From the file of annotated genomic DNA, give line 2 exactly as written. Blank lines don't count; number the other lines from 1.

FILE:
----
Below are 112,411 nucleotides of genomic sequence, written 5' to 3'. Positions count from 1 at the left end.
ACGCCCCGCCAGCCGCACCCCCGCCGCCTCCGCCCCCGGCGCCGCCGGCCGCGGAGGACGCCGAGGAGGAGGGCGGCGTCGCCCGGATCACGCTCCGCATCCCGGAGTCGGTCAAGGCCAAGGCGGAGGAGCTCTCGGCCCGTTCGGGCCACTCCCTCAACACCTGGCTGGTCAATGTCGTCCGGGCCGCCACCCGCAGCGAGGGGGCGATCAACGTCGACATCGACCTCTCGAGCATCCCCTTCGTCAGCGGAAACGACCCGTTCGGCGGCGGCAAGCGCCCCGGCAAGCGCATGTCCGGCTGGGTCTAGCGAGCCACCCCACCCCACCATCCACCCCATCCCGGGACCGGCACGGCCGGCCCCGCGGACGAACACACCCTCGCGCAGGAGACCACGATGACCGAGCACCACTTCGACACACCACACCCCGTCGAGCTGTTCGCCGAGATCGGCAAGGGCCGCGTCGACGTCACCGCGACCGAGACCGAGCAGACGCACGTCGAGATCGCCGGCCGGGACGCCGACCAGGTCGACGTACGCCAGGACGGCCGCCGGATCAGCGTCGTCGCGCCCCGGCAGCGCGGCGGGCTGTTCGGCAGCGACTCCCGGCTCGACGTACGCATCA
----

ACGCCCCGCCAGCCGCACCCCCGCCGCCTCCGCCCCCGGCGCCGCCGGCCGCGGAGGACGCCGAGGAGGAGGGCGGCGTCGCCCGGATCACGCTCCGCATCCCGGAGTCGGTCAAGGCCAAGGCGGAGGAGCTCTCGGCCCGTTCGGGCCACTCCCTCAACACCTGGCTGGTCAATGTCGTCCGGGCCGCCACCCGCAGCGAGGGGGCGATCAACGTCGACATCGACCTCTCGAGCATCCCCTTCGTCAGCGGAAACGACCCGTTCGGCGGCGGCAAGCGCCCCGGCAAGCGCATGTCCGGCTGGGTCTAGCGAGCCACCCCACCCCACCATCCACCCCATCCCGGGACCGGCACGGCCGGCCCCGCGGACGAACACACCCTCGCGCAGGAGACCACGATGACCGAGCACCACTTCGACACACCACACCCCGTCGAGCTGTTCGCCGAGATCGGCAAGGGCCGCGTCGACGTCACCGCGACCGAGACCGAGCAGACGCACGTCGAGATCGCCGGCCGGGACGCCGACCAGGTCGACGTACGCCAGGACGGCCGCCGGATCAGCGTCGTCGCGCCCCGGCAGCGCGGCGGGCTGTTCGGCAGCGACTCCCGGCTCGACGTACGCATCA